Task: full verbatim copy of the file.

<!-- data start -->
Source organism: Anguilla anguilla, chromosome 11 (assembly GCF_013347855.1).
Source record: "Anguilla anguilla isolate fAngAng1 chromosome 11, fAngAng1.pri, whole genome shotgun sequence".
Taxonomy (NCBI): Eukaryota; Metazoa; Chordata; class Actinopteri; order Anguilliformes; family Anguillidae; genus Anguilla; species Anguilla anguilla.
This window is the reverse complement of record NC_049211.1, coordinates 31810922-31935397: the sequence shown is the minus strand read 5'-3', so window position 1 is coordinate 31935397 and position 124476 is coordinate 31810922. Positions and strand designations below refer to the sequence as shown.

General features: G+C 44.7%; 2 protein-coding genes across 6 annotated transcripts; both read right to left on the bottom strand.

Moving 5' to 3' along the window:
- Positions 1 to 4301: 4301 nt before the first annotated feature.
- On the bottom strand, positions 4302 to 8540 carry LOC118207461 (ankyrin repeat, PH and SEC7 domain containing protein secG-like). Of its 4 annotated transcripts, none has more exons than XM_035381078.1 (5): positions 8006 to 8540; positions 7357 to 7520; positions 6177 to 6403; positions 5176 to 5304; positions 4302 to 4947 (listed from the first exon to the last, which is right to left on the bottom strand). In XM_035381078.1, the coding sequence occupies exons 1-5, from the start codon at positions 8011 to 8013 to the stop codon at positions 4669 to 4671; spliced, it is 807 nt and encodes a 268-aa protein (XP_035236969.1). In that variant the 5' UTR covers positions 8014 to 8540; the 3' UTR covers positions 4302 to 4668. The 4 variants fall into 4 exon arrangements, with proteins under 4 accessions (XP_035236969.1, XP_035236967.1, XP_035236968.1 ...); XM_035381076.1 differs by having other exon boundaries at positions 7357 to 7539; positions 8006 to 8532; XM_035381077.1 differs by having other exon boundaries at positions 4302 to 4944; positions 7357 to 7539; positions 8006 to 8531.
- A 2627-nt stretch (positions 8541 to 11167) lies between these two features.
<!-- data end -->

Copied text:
Source organism: Anguilla anguilla, chromosome 11 (assembly GCF_013347855.1).
Source record: "Anguilla anguilla isolate fAngAng1 chromosome 11, fAngAng1.pri, whole genome shotgun sequence".
Taxonomy (NCBI): Eukaryota; Metazoa; Chordata; class Actinopteri; order Anguilliformes; family Anguillidae; genus Anguilla; species Anguilla anguilla.
This window is the reverse complement of record NC_049211.1, coordinates 31810922-31935397: the sequence shown is the minus strand read 5'-3', so window position 1 is coordinate 31935397 and position 124476 is coordinate 31810922. Positions and strand designations below refer to the sequence as shown.

General features: G+C 44.7%; 2 protein-coding genes across 6 annotated transcripts; both read right to left on the bottom strand.

Moving 5' to 3' along the window:
- Positions 1 to 4301: 4301 nt before the first annotated feature.
- On the bottom strand, positions 4302 to 8540 carry LOC118207461 (ankyrin repeat, PH and SEC7 domain containing protein secG-like). Of its 4 annotated transcripts, none has more exons than XM_035381078.1 (5): positions 8006 to 8540; positions 7357 to 7520; positions 6177 to 6403; positions 5176 to 5304; positions 4302 to 4947 (listed from the first exon to the last, which is right to left on the bottom strand). In XM_035381078.1, the coding sequence occupies exons 1-5, from the start codon at positions 8011 to 8013 to the stop codon at positions 4669 to 4671; spliced, it is 807 nt and encodes a 268-aa protein (XP_035236969.1). In that variant the 5' UTR covers positions 8014 to 8540; the 3' UTR covers positions 4302 to 4668. The 4 variants fall into 4 exon arrangements, with proteins under 4 accessions (XP_035236969.1, XP_035236967.1, XP_035236968.1 ...); XM_035381076.1 differs by having other exon boundaries at positions 7357 to 7539; positions 8006 to 8532; XM_035381077.1 differs by having other exon boundaries at positions 4302 to 4944; positions 7357 to 7539; positions 8006 to 8531.
- A 2627-nt stretch (positions 8541 to 11167) lies between these two features.